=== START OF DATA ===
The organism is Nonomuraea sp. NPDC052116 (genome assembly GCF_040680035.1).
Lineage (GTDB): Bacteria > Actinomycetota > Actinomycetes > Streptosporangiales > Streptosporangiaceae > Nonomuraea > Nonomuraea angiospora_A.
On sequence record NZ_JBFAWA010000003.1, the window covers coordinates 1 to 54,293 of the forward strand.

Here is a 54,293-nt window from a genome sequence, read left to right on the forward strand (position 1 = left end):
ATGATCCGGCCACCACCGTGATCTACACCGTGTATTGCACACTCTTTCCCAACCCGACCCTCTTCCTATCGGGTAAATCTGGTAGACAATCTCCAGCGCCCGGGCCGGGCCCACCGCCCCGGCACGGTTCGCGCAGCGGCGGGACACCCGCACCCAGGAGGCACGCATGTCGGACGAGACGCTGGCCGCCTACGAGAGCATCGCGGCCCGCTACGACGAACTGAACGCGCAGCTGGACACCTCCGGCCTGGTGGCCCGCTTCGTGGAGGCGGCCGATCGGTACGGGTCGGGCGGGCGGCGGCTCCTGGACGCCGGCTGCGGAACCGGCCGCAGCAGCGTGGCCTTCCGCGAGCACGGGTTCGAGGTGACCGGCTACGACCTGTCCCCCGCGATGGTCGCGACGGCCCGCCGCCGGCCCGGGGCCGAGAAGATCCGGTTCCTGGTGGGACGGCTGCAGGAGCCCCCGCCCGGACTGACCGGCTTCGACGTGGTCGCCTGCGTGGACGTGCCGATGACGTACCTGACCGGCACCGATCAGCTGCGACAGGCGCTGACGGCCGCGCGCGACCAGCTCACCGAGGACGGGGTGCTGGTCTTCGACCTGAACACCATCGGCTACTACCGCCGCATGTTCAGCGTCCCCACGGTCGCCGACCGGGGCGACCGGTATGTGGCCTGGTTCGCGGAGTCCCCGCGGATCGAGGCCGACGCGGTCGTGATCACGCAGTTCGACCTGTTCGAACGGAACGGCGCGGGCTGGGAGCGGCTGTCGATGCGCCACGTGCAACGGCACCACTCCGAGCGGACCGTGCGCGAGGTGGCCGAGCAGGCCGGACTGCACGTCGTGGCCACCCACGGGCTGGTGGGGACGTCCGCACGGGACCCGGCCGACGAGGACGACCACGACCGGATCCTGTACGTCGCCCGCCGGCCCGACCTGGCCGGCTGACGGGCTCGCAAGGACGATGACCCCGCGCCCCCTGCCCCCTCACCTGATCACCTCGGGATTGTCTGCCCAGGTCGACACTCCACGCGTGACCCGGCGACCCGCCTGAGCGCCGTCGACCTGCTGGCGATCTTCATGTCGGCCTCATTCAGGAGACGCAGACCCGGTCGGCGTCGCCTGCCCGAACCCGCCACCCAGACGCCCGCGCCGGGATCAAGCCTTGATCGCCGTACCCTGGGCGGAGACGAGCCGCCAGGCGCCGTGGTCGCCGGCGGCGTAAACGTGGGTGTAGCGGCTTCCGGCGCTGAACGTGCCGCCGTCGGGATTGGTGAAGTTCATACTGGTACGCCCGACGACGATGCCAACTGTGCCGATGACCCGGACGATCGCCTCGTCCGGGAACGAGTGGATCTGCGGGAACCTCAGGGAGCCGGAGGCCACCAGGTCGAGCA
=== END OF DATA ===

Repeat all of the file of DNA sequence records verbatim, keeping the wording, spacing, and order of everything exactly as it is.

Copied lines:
The organism is Nonomuraea sp. NPDC052116 (genome assembly GCF_040680035.1).
Lineage (GTDB): Bacteria > Actinomycetota > Actinomycetes > Streptosporangiales > Streptosporangiaceae > Nonomuraea > Nonomuraea angiospora_A.
On sequence record NZ_JBFAWA010000003.1, the window covers coordinates 1 to 54,293 of the forward strand.

Here is a 54,293-nt window from a genome sequence, read left to right on the forward strand (position 1 = left end):
ATGATCCGGCCACCACCGTGATCTACACCGTGTATTGCACACTCTTTCCCAACCCGACCCTCTTCCTATCGGGTAAATCTGGTAGACAATCTCCAGCGCCCGGGCCGGGCCCACCGCCCCGGCACGGTTCGCGCAGCGGCGGGACACCCGCACCCAGGAGGCACGCATGTCGGACGAGACGCTGGCCGCCTACGAGAGCATCGCGGCCCGCTACGACGAACTGAACGCGCAGCTGGACACCTCCGGCCTGGTGGCCCGCTTCGTGGAGGCGGCCGATCGGTACGGGTCGGGCGGGCGGCGGCTCCTGGACGCCGGCTGCGGAACCGGCCGCAGCAGCGTGGCCTTCCGCGAGCACGGGTTCGAGGTGACCGGCTACGACCTGTCCCCCGCGATGGTCGCGACGGCCCGCCGCCGGCCCGGGGCCGAGAAGATCCGGTTCCTGGTGGGACGGCTGCAGGAGCCCCCGCCCGGACTGACCGGCTTCGACGTGGTCGCCTGCGTGGACGTGCCGATGACGTACCTGACCGGCACCGATCAGCTGCGACAGGCGCTGACGGCCGCGCGCGACCAGCTCACCGAGGACGGGGTGCTGGTCTTCGACCTGAACACCATCGGCTACTACCGCCGCATGTTCAGCGTCCCCACGGTCGCCGACCGGGGCGACCGGTATGTGGCCTGGTTCGCGGAGTCCCCGCGGATCGAGGCCGACGCGGTCGTGATCACGCAGTTCGACCTGTTCGAACGGAACGGCGCGGGCTGGGAGCGGCTGTCGATGCGCCACGTGCAACGGCACCACTCCGAGCGGACCGTGCGCGAGGTGGCCGAGCAGGCCGGACTGCACGTCGTGGCCACCCACGGGCTGGTGGGGACGTCCGCACGGGACCCGGCCGACGAGGACGACCACGACCGGATCCTGTACGTCGCCCGCCGGCCCGACCTGGCCGGCTGACGGGCTCGCAAGGACGATGACCCCGCGCCCCCTGCCCCCTCACCTGATCACCTCGGGATTGTCTGCCCAGGTCGACACTCCACGCGTGACCCGGCGACCCGCCTGAGCGCCGTCGACCTGCTGGCGATCTTCATGTCGGCCTCATTCAGGAGACGCAGACCCGGTCGGCGTCGCCTGCCCGAACCCGCCACCCAGACGCCCGCGCCGGGATCAAGCCTTGATCGCCGTACCCTGGGCGGAGACGAGCCGCCAGGCGCCGTGGTCGCCGGCGGCGTAAACGTGGGTGTAGCGGCTTCCGGCGCTGAACGTGCCGCCGTCGGGATTGGTGAAGTTCATACTGGTACGCCCGACGACGATGCCAACTGTGCCGATGACCCGGACGATCGCCTCGTCCGGGAACGAGTGGATCTGCGGGAACCTCAGGGAGCCGGAGGCCACCAGGTCGAGCA